Photo by Neil Leifer—Sports Illustrated

Two years after covering the career and life of Jackie Robinson, Ken Burns will devote another of his acclaimed documentaries to an iconic figure in sports. On Wednesday, PBS announced that Burns will produce and direct a two-part, four-hour documentary on Muhammad Ali.

Production on the project actually began last year, with Burns once again sharing directing and producing duties with Sarah Burns and David McMahon, with whom he collaborated on 2016’s Jackie Robinson film and 2013’s The Central Park Five. The Ali documentary is expected to be ready for broadcast on PBS in 2021.

Burns has often celebrated sports figures who were historically and culturally significant, especially in fighting against social injustice, in his films. No athlete made more of an impact during his time than Ali, as the filmmaker said in an official statement announcing the film.

“Muhammad Ali may be the most iconic figure of the 20th century. He arrived at exactly the right moment, amidst the tumult and upheaval of the 1960s, and he shaped his times with his powerful voice, mesmerizing presence, and achievements in the ring. But beyond the astonishing athletic gifts and mountain of charisma, there’s a very complex, dynamic man whose life story has yet to receive the comprehensive treatment it deserves.”

Several documentaries and dramatizations have been made about different parts of his life, whether covering fights against Sonny Liston, George Foreman and Larry Holmes or his conscientious objection to the Vietnam War. There has even been a film about Ali in which he didn’t even appear. HBO also has an Ali documentary in development, a multi-part project directed by Antoine Fuqua and produced by LeBron James.

Sarah Burns noted the larger territory that their film needed to address in order to suitably cover Ali’s life.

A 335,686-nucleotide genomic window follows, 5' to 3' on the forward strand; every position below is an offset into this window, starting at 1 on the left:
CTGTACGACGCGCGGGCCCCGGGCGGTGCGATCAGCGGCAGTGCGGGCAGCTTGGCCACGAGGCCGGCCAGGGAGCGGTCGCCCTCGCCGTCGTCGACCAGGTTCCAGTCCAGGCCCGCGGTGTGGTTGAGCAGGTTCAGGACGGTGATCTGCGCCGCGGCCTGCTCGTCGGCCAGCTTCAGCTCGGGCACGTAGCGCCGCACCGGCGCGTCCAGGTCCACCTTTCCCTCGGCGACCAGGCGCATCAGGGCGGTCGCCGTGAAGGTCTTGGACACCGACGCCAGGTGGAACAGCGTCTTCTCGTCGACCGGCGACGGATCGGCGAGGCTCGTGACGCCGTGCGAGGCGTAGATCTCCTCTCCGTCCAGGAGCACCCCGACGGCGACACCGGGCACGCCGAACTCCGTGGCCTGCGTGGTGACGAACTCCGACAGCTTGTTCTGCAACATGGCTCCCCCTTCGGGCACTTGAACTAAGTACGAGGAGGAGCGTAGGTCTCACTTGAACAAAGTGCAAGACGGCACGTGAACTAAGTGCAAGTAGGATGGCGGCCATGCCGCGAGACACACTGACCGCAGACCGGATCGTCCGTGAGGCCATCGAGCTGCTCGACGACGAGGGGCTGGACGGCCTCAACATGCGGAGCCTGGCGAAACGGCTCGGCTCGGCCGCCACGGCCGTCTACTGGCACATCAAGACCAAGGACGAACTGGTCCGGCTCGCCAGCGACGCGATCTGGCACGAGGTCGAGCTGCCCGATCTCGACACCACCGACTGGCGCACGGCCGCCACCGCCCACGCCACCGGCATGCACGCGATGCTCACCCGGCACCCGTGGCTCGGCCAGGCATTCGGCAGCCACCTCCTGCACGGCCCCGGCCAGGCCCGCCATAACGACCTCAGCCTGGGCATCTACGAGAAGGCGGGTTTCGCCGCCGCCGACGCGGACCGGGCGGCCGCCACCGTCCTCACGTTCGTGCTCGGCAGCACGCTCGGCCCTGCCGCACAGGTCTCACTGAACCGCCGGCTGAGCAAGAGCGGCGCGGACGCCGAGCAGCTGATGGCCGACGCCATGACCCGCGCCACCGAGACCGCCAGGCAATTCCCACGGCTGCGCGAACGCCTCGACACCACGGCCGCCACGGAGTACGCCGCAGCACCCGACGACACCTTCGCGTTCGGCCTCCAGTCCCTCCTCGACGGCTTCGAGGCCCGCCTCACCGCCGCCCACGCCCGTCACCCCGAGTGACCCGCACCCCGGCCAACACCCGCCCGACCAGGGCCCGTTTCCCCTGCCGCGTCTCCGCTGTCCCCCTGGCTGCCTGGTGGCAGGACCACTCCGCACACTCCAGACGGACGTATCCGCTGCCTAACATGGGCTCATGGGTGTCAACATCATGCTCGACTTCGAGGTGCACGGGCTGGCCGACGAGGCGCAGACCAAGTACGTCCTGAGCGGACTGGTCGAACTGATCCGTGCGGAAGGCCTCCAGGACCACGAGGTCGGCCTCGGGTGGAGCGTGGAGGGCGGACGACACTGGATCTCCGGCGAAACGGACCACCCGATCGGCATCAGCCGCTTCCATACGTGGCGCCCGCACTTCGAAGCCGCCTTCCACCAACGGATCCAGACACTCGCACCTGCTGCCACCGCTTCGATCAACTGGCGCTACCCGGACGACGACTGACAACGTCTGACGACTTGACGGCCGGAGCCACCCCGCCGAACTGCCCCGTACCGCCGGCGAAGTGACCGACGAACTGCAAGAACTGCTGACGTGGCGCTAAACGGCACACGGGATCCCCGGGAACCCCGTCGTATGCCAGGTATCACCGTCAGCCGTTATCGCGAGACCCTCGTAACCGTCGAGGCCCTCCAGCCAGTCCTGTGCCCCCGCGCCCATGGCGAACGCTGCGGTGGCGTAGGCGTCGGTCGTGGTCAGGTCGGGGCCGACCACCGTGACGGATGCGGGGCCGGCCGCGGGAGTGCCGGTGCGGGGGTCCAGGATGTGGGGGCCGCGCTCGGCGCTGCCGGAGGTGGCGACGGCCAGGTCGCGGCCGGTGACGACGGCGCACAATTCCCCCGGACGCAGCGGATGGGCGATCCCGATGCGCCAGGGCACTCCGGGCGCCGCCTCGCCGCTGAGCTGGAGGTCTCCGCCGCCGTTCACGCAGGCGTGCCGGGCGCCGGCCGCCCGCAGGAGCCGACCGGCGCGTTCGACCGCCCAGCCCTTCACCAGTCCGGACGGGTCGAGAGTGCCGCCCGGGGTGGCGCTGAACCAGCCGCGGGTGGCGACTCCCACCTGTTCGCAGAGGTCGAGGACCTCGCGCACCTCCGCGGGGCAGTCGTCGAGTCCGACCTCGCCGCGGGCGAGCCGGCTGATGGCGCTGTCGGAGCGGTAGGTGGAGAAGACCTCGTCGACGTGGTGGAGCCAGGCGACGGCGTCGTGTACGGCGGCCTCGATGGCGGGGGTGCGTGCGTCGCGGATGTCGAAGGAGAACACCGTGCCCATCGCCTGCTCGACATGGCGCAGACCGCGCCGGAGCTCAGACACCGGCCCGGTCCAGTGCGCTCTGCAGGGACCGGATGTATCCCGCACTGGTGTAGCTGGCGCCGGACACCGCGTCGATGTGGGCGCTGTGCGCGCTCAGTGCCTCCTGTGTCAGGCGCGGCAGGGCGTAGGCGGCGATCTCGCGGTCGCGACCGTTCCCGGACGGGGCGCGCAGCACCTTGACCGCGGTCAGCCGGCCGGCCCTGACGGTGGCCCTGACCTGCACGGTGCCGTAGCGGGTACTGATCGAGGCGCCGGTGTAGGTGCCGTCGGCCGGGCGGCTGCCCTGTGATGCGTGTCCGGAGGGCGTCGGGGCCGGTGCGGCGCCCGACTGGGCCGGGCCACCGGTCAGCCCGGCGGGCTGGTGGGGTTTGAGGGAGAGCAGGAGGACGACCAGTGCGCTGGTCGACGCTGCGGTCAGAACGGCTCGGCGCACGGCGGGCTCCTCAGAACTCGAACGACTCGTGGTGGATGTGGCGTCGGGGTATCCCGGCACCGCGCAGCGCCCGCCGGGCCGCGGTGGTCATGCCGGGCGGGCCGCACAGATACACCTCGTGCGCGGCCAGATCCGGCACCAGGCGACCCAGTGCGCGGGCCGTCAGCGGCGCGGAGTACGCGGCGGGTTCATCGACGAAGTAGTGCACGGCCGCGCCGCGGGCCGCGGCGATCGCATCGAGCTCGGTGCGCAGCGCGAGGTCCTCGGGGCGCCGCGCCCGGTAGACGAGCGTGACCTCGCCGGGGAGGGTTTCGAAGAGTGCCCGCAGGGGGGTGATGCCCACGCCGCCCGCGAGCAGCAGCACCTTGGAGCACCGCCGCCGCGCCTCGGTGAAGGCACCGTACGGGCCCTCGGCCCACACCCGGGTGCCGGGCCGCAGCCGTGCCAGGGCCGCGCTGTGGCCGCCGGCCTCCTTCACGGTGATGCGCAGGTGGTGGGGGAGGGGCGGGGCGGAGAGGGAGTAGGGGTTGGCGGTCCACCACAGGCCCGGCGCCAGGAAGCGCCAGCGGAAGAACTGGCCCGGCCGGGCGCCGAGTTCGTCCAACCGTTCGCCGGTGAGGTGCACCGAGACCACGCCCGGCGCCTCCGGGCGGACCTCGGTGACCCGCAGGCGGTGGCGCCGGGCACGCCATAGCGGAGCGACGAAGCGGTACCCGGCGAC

“Muhammad Ali’s passing last year gave us reason to celebrate his boxing feats as well as his contributions as an ambassador for human rights, and as a voice and symbol of pacifism. But it’s easy to forget how divisive a figure he was, proudly associating with the Nation of Islam, refusing induction into the Army before the Vietnam War had become deeply unpopular.

“We’re eager to get beyond the archetypes and examine who and what influenced his choices, and how he maintained the courage of his convictions when those choices seemed to go against the tide.”

Considering the length and depth of Ali’s life as a boxer, activist and cultural figure, four hours seems a bit short for a Burns documentary. After all, we’re talking about a filmmaker who devoted nearly 19 hours apiece to Baseball, Jazz and more than 10 to The Civil War. He’s known for his long-form, multi-part films. His upcoming documentary on The Vietnam War will be another 10-part, 18-hour epic, set to air in September.

However, Burns’s Robinson film was also four hours (aired in two parts on PBS) and his documentaries that focus on a single subject, rather than an entire era, tend to be shorter.


About Ian Casselberry

Ian is a writer, editor, and podcaster. You can find his work at Awful Announcing and The Comeback. He's written for Sports Illustrated, Yahoo Sports, MLive, Bleacher Report, and SB Nation.